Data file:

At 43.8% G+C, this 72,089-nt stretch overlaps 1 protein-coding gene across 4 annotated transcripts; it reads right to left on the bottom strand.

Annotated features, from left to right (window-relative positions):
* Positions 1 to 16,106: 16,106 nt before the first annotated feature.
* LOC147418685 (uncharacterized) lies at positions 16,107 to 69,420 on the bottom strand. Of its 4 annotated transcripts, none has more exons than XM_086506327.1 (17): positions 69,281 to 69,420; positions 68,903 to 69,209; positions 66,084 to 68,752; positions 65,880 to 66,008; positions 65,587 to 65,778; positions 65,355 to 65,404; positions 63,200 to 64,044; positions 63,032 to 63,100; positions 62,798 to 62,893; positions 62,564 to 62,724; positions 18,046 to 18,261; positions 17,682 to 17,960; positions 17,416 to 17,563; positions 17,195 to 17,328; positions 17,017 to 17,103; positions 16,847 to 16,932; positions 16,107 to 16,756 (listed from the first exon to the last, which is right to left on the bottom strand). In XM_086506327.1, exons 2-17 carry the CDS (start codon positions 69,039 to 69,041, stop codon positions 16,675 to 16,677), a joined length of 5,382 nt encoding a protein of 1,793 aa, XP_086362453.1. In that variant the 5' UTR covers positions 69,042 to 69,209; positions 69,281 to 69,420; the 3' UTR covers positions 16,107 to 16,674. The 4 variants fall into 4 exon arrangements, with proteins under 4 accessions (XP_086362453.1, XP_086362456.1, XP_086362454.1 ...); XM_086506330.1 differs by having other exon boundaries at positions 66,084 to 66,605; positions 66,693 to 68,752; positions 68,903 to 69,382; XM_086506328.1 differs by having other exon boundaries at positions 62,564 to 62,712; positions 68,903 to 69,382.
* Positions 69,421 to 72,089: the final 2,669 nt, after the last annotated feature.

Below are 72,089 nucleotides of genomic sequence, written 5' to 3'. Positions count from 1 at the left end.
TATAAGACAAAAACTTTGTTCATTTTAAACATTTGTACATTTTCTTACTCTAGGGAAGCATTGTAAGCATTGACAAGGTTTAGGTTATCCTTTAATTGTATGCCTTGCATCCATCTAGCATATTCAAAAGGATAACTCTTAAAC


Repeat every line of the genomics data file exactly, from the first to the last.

At 43.8% G+C, this 72,089-nt stretch overlaps 1 protein-coding gene across 4 annotated transcripts; it reads right to left on the bottom strand.

Annotated features, from left to right (window-relative positions):
* Positions 1 to 16,106: 16,106 nt before the first annotated feature.
* LOC147418685 (uncharacterized) lies at positions 16,107 to 69,420 on the bottom strand. Of its 4 annotated transcripts, none has more exons than XM_086506327.1 (17): positions 69,281 to 69,420; positions 68,903 to 69,209; positions 66,084 to 68,752; positions 65,880 to 66,008; positions 65,587 to 65,778; positions 65,355 to 65,404; positions 63,200 to 64,044; positions 63,032 to 63,100; positions 62,798 to 62,893; positions 62,564 to 62,724; positions 18,046 to 18,261; positions 17,682 to 17,960; positions 17,416 to 17,563; positions 17,195 to 17,328; positions 17,017 to 17,103; positions 16,847 to 16,932; positions 16,107 to 16,756 (listed from the first exon to the last, which is right to left on the bottom strand). In XM_086506327.1, exons 2-17 carry the CDS (start codon positions 69,039 to 69,041, stop codon positions 16,675 to 16,677), a joined length of 5,382 nt encoding a protein of 1,793 aa, XP_086362453.1. In that variant the 5' UTR covers positions 69,042 to 69,209; positions 69,281 to 69,420; the 3' UTR covers positions 16,107 to 16,674. The 4 variants fall into 4 exon arrangements, with proteins under 4 accessions (XP_086362453.1, XP_086362456.1, XP_086362454.1 ...); XM_086506330.1 differs by having other exon boundaries at positions 66,084 to 66,605; positions 66,693 to 68,752; positions 68,903 to 69,382; XM_086506328.1 differs by having other exon boundaries at positions 62,564 to 62,712; positions 68,903 to 69,382.
* Positions 69,421 to 72,089: the final 2,669 nt, after the last annotated feature.

Below are 72,089 nucleotides of genomic sequence, written 5' to 3'. Positions count from 1 at the left end.
TATAAGACAAAAACTTTGTTCATTTTAAACATTTGTACATTTTCTTACTCTAGGGAAGCATTGTAAGCATTGACAAGGTTTAGGTTATCCTTTAATTGTATGCCTTGCATCCATCTAGCATATTCAAAAGGATAACTCTTAAAC